Yodassa Williams’s The Goddess Twins is an impressive, commanding novel about black girl magic.
A few days before their eighteenth birthday, strange things begin to happen to twins Arden and Aurora. Their mother flies to London for a work trip, and Aurora throws herself a party. When the twins learn that their mother never arrived at her destination, hints of magical powers begin to arise in them.
Arden and Aurora head to London, where they are greeted by cousins they never knew existed. Crazier yet, they discover that the women in their family have genetic superpowers granted to their Jamaican grandmother by the Fates. The men in the family are furious that they, too, are not gods; they have developed a master plan to steal the magic from the twins.
Arden and Aurora, narrating alternating chapters, each have distinctive voices. They acknowledge their own faults and intricacies, as well as those of their twin. Arden is introspective, mature, and no-nonsense; Aurora is brassy, outgoing, and cynical. Both are stubborn. Their respective powers—Arden is telepathic and Aurora is telekinetic—are perfect extensions of their personalities, and their weaknesses and strengths are the obstacles and drivers of the exciting plot.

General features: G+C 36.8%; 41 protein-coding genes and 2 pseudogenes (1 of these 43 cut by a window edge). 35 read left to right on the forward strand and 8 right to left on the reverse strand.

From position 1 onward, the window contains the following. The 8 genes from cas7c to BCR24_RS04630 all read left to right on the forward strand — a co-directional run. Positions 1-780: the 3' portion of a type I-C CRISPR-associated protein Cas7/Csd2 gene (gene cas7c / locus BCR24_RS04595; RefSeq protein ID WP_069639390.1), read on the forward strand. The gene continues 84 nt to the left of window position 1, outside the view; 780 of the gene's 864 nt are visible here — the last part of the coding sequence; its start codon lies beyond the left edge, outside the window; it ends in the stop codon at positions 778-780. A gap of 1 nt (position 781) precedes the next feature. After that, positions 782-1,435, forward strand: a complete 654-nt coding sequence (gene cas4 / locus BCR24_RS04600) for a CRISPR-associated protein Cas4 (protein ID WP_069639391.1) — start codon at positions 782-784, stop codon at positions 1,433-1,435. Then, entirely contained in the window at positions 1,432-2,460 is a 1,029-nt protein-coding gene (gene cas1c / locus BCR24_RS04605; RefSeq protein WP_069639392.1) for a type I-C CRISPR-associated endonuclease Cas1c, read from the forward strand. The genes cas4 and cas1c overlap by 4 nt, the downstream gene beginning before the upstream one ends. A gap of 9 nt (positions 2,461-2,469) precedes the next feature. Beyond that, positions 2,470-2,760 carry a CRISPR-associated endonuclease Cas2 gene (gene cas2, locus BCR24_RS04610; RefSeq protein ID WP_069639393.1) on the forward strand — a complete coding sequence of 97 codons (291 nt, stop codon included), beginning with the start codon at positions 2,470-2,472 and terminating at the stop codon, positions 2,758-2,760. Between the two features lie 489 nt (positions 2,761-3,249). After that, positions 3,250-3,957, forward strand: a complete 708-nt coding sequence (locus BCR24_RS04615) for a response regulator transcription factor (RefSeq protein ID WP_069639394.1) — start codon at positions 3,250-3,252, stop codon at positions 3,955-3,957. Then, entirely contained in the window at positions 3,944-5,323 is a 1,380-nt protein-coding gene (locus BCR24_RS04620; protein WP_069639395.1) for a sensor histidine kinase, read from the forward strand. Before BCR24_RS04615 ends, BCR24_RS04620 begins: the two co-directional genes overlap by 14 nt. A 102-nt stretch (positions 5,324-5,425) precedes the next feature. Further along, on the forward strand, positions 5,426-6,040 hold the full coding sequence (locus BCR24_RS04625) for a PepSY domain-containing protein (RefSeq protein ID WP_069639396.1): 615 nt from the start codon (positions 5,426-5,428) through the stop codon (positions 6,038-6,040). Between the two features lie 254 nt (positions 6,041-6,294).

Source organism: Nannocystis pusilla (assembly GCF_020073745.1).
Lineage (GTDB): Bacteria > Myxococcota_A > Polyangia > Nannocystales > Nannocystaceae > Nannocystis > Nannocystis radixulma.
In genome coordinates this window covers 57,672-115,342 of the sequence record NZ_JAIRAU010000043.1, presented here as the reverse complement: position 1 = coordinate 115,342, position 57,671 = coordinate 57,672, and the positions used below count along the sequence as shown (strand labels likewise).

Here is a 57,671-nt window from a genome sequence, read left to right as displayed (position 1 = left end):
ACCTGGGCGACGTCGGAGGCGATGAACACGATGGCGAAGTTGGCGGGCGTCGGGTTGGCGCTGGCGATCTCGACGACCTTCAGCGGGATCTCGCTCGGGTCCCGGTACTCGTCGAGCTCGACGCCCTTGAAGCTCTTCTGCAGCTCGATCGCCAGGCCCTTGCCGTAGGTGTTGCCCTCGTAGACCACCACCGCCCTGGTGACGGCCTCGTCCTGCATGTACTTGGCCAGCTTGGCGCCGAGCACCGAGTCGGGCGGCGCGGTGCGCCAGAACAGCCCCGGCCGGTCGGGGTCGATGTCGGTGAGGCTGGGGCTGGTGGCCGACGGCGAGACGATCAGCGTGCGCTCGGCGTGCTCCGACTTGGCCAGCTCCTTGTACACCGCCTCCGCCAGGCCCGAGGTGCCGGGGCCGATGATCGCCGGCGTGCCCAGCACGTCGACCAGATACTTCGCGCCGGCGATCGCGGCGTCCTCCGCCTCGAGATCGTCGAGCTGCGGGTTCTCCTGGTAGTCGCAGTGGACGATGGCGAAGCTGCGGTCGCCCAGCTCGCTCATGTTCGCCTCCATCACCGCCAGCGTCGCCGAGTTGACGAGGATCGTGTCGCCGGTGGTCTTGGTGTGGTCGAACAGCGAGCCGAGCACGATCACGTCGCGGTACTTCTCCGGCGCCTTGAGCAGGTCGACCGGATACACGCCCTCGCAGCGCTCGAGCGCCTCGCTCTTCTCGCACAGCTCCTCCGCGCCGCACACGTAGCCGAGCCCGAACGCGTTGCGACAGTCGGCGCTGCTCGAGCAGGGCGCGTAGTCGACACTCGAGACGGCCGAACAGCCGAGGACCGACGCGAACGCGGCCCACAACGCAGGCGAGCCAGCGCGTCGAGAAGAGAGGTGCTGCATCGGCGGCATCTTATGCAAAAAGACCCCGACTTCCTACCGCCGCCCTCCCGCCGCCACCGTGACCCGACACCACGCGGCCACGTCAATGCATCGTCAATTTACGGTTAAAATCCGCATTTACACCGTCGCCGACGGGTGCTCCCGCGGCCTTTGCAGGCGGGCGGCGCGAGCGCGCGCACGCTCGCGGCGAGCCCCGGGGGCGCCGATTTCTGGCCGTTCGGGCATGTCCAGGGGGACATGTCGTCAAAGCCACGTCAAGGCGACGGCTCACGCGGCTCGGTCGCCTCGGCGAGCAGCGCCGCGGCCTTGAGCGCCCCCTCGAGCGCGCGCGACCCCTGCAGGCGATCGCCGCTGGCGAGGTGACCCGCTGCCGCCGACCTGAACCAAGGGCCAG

Tense and energetic, the story builds to a powerful conclusion as supernatural family secrets are unveiled, one after another. The book’s refreshing feminism stems from literal black girl magic and the efficacy of women’s solidarity. As the girls learn more about their family and themselves, they come to understand the benefits of having and loving each other.
The Goddess Twins is an emotive and powerful feminist novel that inspires the innate goddess in every girl.
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